Ancient Monuments

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Round barrow 240m south west of Hatcliffe Manor House

A Scheduled Monument in Hatcliffe, North East Lincolnshire

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Latitude: 53.4828 / 53°28'57"N

Longitude: -0.1753 / 0°10'30"W

OS Eastings: 521183.064679

OS Northings: 399999.711296

OS Grid: TF211999

Mapcode National: GBR WX65.V7

Mapcode Global: WHHJ4.8QSD

Entry Name: Round barrow 240m south west of Hatcliffe Manor House

Scheduled Date: 9 May 2001

Source: Historic England

Source ID: 1019866

English Heritage Legacy ID: 34701

County: North East Lincolnshire

Civil Parish: Hatcliffe

Traditional County: Lincolnshire

Lieutenancy Area (Ceremonial County): Lincolnshire

Church of England Parish: Hatcliffe St Mary

Church of England Diocese: Lincoln


The monument includes the earthwork and associated buried remains of a
prehistoric burial mound sited at the top of a low rise overlooking the rear
of Hatcliffe Manor House.
The round barrow is a slightly oval mound, 30m east-west and 35m north-south,
which stands about 3m high. It is gently rounded so that its top is a nearly
level area 9m in diameter. Although there are no obvious indications of an
encircling ditch, excavation of other examples of round barrows in the region
have shown that even where no encircling depression is discernible on the
modern ground surface, ditches immediately around the outside of the mound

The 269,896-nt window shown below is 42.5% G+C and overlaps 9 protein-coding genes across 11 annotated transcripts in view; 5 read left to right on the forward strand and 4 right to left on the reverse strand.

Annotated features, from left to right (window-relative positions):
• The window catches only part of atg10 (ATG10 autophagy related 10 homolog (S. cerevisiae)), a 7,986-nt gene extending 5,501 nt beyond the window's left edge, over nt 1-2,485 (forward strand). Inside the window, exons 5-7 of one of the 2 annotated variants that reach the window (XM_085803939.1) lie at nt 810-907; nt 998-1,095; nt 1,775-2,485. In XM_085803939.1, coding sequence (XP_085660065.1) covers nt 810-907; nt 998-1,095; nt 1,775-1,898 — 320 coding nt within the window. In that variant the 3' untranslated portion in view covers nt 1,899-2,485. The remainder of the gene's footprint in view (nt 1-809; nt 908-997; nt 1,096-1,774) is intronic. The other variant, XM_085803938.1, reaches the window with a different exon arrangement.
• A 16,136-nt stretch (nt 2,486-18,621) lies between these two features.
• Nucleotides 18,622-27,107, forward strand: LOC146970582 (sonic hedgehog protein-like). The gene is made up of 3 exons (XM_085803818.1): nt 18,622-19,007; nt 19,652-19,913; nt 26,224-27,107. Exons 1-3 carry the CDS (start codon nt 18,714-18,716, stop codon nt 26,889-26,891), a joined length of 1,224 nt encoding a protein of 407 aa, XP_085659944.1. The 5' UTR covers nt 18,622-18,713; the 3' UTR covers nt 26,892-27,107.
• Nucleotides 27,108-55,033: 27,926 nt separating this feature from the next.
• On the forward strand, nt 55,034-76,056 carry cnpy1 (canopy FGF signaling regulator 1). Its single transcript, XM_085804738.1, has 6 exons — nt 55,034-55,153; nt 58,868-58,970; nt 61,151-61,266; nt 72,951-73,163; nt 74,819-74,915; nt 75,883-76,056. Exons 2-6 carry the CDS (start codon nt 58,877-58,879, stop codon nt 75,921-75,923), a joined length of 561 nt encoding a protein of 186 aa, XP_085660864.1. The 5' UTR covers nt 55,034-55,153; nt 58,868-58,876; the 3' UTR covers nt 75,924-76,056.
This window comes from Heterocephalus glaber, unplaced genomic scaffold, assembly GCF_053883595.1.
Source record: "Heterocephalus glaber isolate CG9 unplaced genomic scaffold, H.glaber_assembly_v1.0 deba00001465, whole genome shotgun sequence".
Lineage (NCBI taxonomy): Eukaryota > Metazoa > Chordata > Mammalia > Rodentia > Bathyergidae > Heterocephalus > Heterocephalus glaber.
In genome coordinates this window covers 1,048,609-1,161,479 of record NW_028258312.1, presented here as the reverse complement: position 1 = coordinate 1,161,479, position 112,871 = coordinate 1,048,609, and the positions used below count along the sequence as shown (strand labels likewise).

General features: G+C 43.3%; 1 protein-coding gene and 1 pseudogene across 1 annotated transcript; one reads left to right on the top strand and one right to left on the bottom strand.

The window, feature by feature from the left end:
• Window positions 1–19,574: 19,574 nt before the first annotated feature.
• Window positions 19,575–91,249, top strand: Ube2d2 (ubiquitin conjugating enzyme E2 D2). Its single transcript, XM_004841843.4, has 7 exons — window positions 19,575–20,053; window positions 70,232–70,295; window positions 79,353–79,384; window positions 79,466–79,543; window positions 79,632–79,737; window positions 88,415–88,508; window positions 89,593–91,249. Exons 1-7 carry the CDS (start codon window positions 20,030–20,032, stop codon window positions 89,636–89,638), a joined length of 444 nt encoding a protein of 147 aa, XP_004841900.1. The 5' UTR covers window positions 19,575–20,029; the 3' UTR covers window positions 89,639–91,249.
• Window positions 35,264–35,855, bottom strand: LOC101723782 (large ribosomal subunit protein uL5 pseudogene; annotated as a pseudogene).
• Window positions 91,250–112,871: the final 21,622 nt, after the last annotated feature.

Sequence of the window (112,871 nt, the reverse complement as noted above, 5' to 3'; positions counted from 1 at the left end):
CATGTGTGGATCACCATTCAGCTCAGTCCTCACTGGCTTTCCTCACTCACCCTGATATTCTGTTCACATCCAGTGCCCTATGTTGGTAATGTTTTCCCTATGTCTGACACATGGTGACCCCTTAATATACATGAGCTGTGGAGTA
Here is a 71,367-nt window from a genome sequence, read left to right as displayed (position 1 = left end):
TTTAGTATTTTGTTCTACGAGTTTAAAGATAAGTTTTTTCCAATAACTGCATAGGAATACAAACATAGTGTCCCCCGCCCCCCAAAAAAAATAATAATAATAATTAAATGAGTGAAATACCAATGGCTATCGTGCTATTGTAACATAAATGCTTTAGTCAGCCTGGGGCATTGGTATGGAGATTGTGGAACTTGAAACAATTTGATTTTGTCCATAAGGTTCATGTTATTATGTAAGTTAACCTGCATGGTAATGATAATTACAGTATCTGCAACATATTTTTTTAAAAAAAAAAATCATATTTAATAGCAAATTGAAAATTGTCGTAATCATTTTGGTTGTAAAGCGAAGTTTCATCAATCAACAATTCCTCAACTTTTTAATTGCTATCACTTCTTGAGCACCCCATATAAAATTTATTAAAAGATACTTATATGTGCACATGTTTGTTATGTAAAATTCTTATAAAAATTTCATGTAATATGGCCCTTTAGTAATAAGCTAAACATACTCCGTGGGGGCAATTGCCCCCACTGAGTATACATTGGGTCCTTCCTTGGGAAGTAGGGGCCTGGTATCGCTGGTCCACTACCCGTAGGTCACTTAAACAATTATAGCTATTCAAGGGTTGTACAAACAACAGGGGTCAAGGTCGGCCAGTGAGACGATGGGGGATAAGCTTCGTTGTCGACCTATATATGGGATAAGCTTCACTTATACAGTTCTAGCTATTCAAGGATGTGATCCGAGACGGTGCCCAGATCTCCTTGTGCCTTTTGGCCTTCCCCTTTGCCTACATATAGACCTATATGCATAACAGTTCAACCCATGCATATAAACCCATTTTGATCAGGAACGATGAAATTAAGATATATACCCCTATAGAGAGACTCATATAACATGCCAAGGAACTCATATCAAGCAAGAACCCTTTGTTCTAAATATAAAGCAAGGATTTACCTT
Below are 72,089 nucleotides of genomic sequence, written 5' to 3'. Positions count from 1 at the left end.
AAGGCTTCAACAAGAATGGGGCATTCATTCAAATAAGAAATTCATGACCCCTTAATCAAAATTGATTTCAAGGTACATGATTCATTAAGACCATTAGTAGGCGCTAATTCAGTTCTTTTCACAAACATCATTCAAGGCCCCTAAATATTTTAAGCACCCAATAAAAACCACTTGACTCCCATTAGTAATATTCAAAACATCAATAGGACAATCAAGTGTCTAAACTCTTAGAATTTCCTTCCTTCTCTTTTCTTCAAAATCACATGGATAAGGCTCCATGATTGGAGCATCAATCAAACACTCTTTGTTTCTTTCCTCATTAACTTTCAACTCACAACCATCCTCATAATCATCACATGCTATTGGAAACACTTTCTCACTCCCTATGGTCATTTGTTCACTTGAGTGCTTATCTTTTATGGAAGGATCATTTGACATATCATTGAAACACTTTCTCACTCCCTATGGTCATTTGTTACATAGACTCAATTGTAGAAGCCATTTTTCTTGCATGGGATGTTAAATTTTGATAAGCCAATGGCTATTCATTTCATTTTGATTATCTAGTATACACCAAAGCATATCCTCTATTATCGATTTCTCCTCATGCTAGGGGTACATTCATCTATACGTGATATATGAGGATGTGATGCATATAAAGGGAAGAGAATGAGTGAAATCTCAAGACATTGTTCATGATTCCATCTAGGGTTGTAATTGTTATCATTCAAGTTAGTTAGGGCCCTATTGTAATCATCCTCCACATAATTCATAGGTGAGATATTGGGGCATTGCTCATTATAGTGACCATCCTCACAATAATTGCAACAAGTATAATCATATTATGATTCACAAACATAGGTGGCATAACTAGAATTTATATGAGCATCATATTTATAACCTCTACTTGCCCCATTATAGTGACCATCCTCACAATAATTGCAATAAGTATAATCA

frequently survive as infilled features, containing additional archaeological
deposits. A margin to allow for such an infilled ditch up to 3m wide is thus
also included within the monument.
It is thought that this has never been ploughed, or disturbed by excavation in
the past. It is very prominent in the local landscape and is faced directly by
the rear of Hatcliffe Manor. The barrow may thus have formed a
deliberate landscape focus for the manor house, acting as a backdrop to the
original gardens to the rear of the house.

The site of the monument is shown on the attached map extract.
It includes a 2 metre boundary around the archaeological features,
considered to be essential for the monument's support and preservation.

Source: Historic England

Reasons for Scheduling

Bowl barrows, the most numerous form of round barrow, are funerary monuments
dating from the Late Neolithic period to the Late Bronze Age, with most
examples belonging to the period 2400-1500 BC. They were constructed as
earthen or rubble mounds, sometimes ditched, which covered single or multiple
burials. They occur either in isolation or grouped as cemeteries and often
acted as a focus for burials in later periods. Often superficially similar,
although differing widely in size, they exhibit regional variations in form
and a diversity of burial practices. There are over 10,000 surviving bowl
barrows recorded nationally (many more have already been destroyed), occurring
across most of lowland Britain. Often occupying prominent locations, they are
a major historic element in the modern landscape and their considerable
variation of form and longevity as a monument type provide important
information on the diversity of beliefs and social organisations amongst early
prehistoric communities. They are particularly representative of their period
and a substantial proportion of surviving examples are considered worthy of

The round barrow 240m south west of Hatcliffe Manor House is a very well-
preserved example of a prehistoric burial mound. Very few barrows nationally
have escaped disturbance by either antiquarians or agriculture.

Source: Historic England


Record cards, Sites & Monuments Record, 1221, (2000)

Source: Historic England

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